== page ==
The relationship between servant leadership, role stress and coping in subordinate service roles
Thesis (MComm (Industrial Psychology))--University of Stellenbosch, 2009.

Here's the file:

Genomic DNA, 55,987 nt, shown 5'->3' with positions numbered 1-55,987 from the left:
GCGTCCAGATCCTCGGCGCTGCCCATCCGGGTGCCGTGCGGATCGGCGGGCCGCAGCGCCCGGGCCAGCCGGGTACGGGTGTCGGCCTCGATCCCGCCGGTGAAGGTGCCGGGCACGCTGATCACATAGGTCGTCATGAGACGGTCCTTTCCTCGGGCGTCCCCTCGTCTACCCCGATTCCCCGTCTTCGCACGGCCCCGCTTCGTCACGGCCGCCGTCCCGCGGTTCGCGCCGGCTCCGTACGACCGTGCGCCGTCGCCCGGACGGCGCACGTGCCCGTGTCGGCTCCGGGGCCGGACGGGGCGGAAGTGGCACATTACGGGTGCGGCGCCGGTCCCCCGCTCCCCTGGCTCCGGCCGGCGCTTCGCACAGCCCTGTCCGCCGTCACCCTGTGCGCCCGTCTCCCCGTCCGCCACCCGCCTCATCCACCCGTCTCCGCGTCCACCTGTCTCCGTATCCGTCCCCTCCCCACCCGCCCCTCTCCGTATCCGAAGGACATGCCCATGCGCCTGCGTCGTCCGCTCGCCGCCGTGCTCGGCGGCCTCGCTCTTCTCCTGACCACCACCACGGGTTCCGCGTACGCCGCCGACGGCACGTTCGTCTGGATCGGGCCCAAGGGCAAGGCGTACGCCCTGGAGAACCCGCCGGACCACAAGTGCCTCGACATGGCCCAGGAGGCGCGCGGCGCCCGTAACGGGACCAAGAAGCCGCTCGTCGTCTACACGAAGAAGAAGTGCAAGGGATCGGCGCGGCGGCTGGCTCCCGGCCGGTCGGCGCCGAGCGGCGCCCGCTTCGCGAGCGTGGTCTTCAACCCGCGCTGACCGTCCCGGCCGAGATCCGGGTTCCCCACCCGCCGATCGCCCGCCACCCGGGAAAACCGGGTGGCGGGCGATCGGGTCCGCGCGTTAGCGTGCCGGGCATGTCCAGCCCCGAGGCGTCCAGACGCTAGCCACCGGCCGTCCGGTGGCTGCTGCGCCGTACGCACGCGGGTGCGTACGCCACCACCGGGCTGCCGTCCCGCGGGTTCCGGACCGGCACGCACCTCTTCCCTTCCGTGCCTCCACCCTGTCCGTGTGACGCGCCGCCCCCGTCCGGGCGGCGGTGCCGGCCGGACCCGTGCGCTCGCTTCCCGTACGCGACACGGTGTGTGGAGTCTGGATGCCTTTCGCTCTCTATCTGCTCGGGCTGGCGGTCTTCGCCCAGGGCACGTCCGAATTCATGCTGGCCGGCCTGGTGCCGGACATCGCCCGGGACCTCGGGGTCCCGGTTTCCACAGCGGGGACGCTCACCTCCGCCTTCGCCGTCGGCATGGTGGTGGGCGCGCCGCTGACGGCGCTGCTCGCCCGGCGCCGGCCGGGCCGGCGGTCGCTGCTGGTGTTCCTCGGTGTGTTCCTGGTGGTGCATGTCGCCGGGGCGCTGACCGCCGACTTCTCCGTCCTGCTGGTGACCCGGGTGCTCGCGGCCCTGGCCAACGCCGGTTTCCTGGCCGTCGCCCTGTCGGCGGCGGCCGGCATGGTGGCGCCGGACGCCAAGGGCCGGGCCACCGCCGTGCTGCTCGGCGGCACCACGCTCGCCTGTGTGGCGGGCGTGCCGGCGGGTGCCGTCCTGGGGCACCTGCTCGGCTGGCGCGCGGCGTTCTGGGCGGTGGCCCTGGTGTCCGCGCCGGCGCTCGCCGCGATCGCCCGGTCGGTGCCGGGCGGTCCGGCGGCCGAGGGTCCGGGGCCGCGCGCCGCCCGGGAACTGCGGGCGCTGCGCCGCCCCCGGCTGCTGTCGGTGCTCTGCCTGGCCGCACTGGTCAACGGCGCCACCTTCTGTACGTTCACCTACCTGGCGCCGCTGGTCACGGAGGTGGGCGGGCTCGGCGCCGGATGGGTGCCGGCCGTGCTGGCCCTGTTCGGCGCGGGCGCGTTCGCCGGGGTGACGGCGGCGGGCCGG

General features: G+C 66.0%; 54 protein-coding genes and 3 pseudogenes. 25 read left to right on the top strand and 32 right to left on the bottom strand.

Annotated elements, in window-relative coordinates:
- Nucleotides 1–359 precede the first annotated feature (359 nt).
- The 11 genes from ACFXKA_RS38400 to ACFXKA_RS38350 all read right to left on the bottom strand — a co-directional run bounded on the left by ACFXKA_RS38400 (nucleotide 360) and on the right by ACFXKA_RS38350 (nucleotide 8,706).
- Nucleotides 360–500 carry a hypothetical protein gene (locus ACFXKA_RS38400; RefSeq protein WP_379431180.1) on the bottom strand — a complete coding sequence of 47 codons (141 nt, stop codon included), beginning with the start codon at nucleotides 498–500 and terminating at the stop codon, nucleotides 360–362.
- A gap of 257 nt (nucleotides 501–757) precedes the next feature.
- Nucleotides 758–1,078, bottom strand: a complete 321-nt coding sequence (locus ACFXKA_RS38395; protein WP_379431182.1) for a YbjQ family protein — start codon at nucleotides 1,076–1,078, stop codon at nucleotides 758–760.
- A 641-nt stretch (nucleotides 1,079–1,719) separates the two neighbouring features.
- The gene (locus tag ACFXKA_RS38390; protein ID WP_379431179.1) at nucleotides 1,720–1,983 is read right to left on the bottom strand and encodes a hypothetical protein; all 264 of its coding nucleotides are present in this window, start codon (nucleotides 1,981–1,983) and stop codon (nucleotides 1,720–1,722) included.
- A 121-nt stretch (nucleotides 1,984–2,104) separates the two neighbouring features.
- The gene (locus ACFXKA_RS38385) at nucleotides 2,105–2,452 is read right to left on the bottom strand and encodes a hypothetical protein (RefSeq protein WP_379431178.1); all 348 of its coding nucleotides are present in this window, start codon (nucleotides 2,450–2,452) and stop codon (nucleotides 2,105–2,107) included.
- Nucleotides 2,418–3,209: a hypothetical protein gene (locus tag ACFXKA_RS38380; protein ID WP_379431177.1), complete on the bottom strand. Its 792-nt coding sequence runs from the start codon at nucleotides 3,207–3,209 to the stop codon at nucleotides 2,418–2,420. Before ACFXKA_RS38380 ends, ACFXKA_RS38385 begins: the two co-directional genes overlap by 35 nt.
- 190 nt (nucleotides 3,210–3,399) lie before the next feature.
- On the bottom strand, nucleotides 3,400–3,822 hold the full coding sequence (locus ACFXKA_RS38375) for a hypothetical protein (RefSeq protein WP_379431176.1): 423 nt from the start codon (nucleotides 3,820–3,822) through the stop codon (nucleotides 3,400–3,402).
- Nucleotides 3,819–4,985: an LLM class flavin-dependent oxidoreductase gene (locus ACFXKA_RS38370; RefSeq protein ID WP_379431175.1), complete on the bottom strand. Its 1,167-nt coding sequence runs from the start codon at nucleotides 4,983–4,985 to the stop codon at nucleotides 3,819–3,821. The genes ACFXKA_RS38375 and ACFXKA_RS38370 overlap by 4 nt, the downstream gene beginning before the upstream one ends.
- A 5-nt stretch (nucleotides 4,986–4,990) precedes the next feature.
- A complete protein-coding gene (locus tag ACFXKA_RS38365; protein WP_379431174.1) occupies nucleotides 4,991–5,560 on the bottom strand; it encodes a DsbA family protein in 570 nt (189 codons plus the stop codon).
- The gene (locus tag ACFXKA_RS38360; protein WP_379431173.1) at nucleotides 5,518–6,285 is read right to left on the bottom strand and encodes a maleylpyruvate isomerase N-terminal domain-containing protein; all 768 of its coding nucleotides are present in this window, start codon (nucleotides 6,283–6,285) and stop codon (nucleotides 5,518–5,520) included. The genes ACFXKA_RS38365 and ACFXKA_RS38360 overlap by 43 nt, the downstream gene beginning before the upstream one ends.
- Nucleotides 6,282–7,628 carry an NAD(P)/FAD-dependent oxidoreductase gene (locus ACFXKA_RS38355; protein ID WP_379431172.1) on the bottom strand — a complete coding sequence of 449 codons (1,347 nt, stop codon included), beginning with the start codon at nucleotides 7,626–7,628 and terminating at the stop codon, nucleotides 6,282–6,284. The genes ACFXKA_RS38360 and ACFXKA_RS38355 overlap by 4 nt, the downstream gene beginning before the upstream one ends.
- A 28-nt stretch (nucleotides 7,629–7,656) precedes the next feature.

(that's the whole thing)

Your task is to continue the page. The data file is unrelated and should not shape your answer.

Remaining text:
A study of the literature revealed that the concept of servant leadership is still in need of further empirical research. It also became clear that the leadership style employed by the supervisors of certain boundary spanning employees may have a pivotal effect on the role stress they experience and the resulting coping mechanisms they are likely to employ. Evidently, further investigation into the relationship between the constructs of servant leadership, role stress and coping could be valuable. An exploratory study to investigate these relationships was therefore planned and executed. A correlative ex post facto study of nonexperimental kind was followed making use of survey research. For this purpose a composite questionnaire was created and used as the means of data gathering. The questionnaires were directly administered by the researcher to the participants of a large national retail organisation where the survey was conducted. A total of 290 respondents from six different stores of this organisation participated in the study. The respondents occupying a specific type of boundary spanning role, known as the subordinate service role (SSR), completed the composite questionnaire which comprised of the rater version of the Servant Leadership Questionnaire of Barbuto and Wheeler (2006), the role stress scale based on the research work of Hartline and Ferrell (1996), and the Ways of Coping Questionnaire developed by Lazarus and Folkman (1984). The SSR incumbents assessed the level of servant leadership of their immediate supervisors, their own level of role stress and the coping mechanisms which they typically employ. Answers were sought to three research questions dealing with the content and configuration of the constructs as well as their interrelations.